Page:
Gavin’s friend Ryan, a neophyte to wilderness camping, was tasked with relocating the existing fire pit that was next to a large amount of fallen brush to a better location.   With a little help from scout and I, Ryan performed this task with the efficiency and expertise of a seasoned camper.   The wind was starting to pick up a bit so to minimize the fire hazard, Gavin dug the pit about two feet in the ground.   Scout cut some wood for the fire and helped the boys get it started.   After getting our tents up and chairs around the fire, we were set for the night.


It was still light out when we first heard a call on the HAM radio from DD.   Both Scout and I tried to respond via the radios in our rigs and handhelds to DD ( Deaf Dave ) with no response.   This was a song and dance that would continue for some time. Scout hit the nail on the head at the reason our return calls were not acknowledged, DD had his radio volume turned all the way down.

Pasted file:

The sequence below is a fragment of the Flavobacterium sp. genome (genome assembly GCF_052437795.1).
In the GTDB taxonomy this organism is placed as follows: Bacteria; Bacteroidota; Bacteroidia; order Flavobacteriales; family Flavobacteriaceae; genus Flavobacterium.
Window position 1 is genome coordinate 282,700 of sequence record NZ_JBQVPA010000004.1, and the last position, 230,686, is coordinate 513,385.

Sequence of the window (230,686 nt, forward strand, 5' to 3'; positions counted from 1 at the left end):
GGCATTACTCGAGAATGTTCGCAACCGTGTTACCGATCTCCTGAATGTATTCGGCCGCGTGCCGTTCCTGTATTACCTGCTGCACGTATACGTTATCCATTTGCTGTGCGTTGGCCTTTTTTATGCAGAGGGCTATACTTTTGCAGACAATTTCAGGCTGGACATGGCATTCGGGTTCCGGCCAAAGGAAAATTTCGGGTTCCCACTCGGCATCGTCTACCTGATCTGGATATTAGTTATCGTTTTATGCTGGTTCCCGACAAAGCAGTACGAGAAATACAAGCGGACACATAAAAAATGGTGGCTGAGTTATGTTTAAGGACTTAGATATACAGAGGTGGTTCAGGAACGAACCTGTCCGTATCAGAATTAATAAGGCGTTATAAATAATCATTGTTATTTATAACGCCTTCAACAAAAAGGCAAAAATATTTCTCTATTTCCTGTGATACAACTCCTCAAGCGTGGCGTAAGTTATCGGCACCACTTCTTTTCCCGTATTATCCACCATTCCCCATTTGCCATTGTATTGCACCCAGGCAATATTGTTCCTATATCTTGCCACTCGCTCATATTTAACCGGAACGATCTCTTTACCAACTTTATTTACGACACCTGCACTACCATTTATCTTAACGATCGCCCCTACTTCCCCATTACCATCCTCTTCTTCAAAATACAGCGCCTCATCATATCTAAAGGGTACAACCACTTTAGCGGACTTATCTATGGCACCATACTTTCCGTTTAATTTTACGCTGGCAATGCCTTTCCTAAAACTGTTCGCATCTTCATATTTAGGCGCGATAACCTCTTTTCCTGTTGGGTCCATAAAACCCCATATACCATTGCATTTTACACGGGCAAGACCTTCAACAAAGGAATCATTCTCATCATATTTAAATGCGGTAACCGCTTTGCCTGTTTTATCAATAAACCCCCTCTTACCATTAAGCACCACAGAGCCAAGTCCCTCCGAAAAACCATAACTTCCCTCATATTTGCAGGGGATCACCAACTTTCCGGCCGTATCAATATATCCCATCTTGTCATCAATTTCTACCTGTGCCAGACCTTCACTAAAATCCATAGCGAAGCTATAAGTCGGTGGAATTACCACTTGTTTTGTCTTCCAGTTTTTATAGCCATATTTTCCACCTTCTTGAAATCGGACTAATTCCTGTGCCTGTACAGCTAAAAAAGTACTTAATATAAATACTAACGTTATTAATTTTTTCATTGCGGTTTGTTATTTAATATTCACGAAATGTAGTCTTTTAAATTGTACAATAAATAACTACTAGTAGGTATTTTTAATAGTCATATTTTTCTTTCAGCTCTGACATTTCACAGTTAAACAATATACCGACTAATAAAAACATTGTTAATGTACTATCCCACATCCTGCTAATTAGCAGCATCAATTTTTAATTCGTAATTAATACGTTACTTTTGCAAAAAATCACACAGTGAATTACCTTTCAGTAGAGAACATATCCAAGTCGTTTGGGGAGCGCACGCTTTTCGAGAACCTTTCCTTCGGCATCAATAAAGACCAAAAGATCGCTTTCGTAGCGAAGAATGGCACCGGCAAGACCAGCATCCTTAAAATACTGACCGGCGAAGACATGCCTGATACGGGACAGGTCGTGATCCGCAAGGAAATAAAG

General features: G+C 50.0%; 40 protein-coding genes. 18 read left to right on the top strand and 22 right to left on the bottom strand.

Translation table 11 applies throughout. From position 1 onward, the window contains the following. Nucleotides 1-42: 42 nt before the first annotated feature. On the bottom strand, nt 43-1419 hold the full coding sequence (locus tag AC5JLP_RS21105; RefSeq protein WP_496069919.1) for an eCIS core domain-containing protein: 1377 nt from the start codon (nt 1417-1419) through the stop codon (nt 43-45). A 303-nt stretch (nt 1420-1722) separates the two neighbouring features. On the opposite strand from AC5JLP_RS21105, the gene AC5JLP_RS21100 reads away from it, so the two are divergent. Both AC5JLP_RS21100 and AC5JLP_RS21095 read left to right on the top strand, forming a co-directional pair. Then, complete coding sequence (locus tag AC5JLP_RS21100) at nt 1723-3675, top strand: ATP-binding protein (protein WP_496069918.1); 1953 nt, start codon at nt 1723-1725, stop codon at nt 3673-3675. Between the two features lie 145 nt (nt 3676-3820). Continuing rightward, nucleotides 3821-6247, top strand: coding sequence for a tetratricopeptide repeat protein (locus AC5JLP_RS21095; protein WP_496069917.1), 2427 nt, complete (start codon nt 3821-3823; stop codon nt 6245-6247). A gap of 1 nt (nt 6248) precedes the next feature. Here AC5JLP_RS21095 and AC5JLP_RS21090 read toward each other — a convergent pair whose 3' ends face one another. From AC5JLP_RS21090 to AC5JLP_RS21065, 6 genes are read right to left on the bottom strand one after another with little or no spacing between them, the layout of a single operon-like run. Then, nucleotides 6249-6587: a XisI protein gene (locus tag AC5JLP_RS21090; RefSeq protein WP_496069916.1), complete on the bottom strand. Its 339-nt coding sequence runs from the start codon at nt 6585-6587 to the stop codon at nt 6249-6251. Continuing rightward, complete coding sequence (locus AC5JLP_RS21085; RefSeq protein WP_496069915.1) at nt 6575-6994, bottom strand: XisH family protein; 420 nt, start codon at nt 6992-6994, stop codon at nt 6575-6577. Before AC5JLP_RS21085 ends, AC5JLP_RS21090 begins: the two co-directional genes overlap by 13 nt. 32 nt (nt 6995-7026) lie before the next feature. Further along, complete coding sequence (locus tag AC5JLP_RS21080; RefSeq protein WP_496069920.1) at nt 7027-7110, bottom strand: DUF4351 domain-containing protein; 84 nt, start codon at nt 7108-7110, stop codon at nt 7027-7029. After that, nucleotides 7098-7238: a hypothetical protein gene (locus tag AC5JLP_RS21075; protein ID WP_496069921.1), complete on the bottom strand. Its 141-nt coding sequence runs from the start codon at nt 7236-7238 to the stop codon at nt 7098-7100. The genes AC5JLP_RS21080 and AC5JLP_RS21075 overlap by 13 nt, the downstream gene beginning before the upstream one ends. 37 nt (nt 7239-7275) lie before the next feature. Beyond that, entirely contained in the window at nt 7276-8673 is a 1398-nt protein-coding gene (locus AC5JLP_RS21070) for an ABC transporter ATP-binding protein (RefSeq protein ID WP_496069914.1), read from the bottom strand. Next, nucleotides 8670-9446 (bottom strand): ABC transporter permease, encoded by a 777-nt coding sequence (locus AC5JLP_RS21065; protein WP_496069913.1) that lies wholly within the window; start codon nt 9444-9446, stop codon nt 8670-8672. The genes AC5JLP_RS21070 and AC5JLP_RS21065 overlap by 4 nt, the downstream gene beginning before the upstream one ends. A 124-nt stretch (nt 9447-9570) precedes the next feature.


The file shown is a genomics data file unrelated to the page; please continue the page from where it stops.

Driving trails, let alone ones we do not frequently visit, can lead to a few surprises.   That is why we often do pre-runs but they are not always possible.   Trails open and close, bypasses change and obstacles can get in the way.   Here is another lesson on the benefits of HAM.   Had we made contact when DD first called us, we would have told him to take the same route as us.   Unfortunately, this was not to be the case.   At some point, either by CB contact or DD checking his radio, it was found that his volume was all the way off.   They had already proceeded up FR310 past the 306 shortcut and were hitting fresh snow and mud.   The good news is that Cort got to use his winch on DD. The bad news is that DD was thirsty.   With radios working as man had intended and the course correction transmitted, our little band of adventurers, DD and his kids, Cort and his daughter Courtney and Dustin were back on track.   I headed up the trail to meet them and make sure that DD wasn’t dehydrating.   Satisfied that all was well, I led the group down to camp.